Currently deejaying all over the globe from London’s ‘Fabric’ to Tokyo’s ’Club Yellow’, Rob drops a combination of reggae, breaks, dub step and drum and bass. He will also be playing guitar with Bristol ten-piece band Dub From Atlantis at this year's Glastonbury Festival. The long standing UK festival will also see him once again join with Ray Mighty as one-half of Smith & Mighty.
…But hold tight… Before you start booking your flights for Europe’s premiere summer music fest you can see the mighty Rob Smith live in his first San Francisco appearance in over five years.
The STATELESS crew (Michael K, Andy G, and Special Agent K) are proud to present Rob Smith at the Rickshaw Stop on June 8th. Featured along side Rob Smith will be The Worker and Roots and Wires Sound Dimensional dropping the very best in outernational beats. Check this link for more info. Reach early. Stay late. Miss it at your own peril.
Sunday, March 04, 2007
Men and Women, Young and Old…All of them are ready for Chapter Two of the Stateless crew’s run at the mighty Rickshaw Stop coming this Saturday, March 10th.
Hot off the heals of our successful party featuring Stateless stalwarts Roots and Wires Sound Dimensional and the Worker along side SF favorites, Lemonade, and Rio’s Magabo, Chapter two only increases the heat as we move into the spring months.
This time around we have very special guests and Soot Records recording artists DJ Rupture and Filastine.
Filastine, in his second performance at a Stateless event, will be dropping his politically charged sounds siphoned through a laptop and stitched together with hip-hop backbone and live percussion. Postworld sonic grit aimed straight at the World Bank’s head!
…And just in case you thought it ended there, Roots and Wires will be playing their trademark blend of original productions and outernational beats from dubstep to
Rounding off the bill will be the Worker with his always tight and tip-top minimal house, ragga breaks, and international hip-hop vibes.
As always reach early and stay late for this musical dispensation meant to rock the nations!For more information check these links:
Sunday, February 18, 2007
Thank you for the massive attendance at our inaugural Rickshaw Stop event. Maga Bo (from Brazil) and Ustaad Vishal Nagar (from New Delhi, India), alongside the Worker and resident soundsystem Roots and Wires Sound Dimensional, dropped some serious sounds that night... It was a truly outernational event. There were 500+ people and such warm, sweaty and beautiful vibes that night. People were even moved to tears at certain sonic moments and quite a few told us it was one of the best events they had been to in some time - I kid you not!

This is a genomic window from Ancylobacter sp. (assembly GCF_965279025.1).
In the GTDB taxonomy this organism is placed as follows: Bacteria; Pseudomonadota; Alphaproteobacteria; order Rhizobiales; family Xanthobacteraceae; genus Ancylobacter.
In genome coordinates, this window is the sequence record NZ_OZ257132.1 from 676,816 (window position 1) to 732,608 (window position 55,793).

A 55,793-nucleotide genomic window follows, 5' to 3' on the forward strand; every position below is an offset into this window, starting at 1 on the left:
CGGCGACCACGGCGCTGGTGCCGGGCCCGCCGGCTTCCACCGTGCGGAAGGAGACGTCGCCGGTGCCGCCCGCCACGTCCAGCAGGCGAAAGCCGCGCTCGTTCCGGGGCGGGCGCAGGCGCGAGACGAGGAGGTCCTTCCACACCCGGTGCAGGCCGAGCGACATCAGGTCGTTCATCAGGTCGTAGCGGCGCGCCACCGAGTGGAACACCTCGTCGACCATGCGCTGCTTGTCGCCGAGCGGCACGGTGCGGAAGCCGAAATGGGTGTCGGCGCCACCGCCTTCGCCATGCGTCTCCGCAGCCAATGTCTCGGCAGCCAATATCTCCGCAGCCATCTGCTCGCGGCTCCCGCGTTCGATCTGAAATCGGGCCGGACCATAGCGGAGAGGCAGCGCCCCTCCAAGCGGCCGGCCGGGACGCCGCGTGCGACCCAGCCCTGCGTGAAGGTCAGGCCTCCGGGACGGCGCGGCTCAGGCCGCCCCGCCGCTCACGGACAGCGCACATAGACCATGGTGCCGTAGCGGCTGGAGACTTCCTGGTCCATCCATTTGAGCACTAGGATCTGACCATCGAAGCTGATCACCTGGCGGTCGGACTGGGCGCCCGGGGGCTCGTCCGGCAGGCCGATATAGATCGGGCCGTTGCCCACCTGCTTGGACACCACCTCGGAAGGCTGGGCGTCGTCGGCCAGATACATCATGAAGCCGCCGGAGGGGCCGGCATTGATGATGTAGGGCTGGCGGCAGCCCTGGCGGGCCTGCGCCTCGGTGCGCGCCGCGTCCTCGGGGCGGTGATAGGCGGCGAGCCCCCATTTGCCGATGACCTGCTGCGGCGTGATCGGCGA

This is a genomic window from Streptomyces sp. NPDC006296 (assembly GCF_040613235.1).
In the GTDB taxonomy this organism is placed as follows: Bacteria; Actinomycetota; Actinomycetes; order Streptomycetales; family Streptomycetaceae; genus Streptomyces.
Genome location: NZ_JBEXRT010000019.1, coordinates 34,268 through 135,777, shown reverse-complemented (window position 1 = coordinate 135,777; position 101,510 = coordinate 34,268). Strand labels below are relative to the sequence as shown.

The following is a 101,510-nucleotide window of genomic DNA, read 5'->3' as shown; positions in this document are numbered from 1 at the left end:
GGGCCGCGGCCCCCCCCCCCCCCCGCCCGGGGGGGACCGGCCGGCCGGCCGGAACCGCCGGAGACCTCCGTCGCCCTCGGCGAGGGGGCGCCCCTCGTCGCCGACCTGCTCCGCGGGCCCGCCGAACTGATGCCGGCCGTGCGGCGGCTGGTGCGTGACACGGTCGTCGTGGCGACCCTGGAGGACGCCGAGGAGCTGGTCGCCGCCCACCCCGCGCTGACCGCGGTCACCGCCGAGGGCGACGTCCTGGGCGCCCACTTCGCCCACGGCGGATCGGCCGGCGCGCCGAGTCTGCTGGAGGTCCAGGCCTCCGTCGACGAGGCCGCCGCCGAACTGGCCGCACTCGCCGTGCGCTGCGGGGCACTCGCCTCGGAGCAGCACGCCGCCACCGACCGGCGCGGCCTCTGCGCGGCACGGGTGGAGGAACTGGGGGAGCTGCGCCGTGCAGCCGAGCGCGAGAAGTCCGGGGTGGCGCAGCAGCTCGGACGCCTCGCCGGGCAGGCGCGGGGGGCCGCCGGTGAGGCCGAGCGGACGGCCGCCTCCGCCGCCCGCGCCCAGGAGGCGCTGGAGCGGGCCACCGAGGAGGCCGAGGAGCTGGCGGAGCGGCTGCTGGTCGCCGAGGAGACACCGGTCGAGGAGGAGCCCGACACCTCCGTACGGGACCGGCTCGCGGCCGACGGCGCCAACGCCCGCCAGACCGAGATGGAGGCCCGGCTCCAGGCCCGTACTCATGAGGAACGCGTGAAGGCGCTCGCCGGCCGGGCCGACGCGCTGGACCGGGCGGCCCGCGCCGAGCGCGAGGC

You can see some video footage of our set, with Tabla Virtuoso Ustaad Vishal Nagar dropping vicious tabla bhols over original Indian Classical Dubstep, at our myspace site:
This Friday night all roads lead to Madrone Lounge (500 Divisadero at Fell).
Six Degrees records presents Casa De Degrees: A Night of International Music featuring Roots and Wires Sound Dimensional dropping tunes hotter than lava and heavier than lead. Your auditory nerve will be blessed with original digital dubplates produced in the firmament of the Roots and Wires studio as well as a serious selection of roots reggae, dub, dubstep, junglist rhythms, and beyond.
Roots and Wires….Serious Dubwise Pressure….Seen?
Featured along side Roots and Wires will be The Worker (Stateless, Six Degrees) serving up International hip-hop, hard-hitting Brazilian beats, and global techno sounds.
Reach Early! Stay Late!
And, just in case you haven’t been taking your recommended daily dose of sonic vitamins you can mark your calendars early for the next chapter of STATELESS at the RICKSHAW STOP. Coming up March 10th the STATELESS crew will once again be bringing in a unique blend of sonic sculptors and knob twisters for an outernational sound conference.
This time around, DJ Rupture and Filastine, two premier beat blenders from the SOOT record label, will be blessing SF with their transnational mash ups and jarring effects.
As usual, Roots and Wires Sound Dimensional and the Worker will be holding down the foundation and turning the tastemakers’ heads with a unique set of sounds unlike any other club night in San Francisco. Believe.
andy g & the special agent k
Friday, December 29, 2006
Our first event of the new year will be 1.12.07 at the Rickshaw Stop. Topping the bill is Rio's rising underground star Maga Bo (Soot Records). Maga will be mashing it up with borderless beats - from Capoiera to Drum & Bass and beyond.
The Roots and Wires Sound Dimensional will be dubbing tabla virtuoso (from New Delhi, India) Ustaad Vishal Nagar over fierce original dubstep productions and ragga jungle riddims inna raw session style!
San Francisco band, Lemonade, will be playing their own brand of experimental punk sounds that sit somewhere between the sounds of CAN and Tropicalia.
Rounding it out will be the mighty Worker with a dancefloor ready set of tasty selections.
It will be massive no doubt.
Finally, in case you have not peeped it yet make sure you check the new Roots and Wires website:
More content soon come.
On the Blog sides, Special Agent K will soon be breaking down the origins and archetypal significance of the labyrinth and the squared mandala which have been incorporated into our new logo:
So sit tight, listen, and look keenly as Roots and Wires Sound Dimensional high steps it into the future 2007 style!
Monday, October 02, 2006
The Sun was just dipping under the tree line of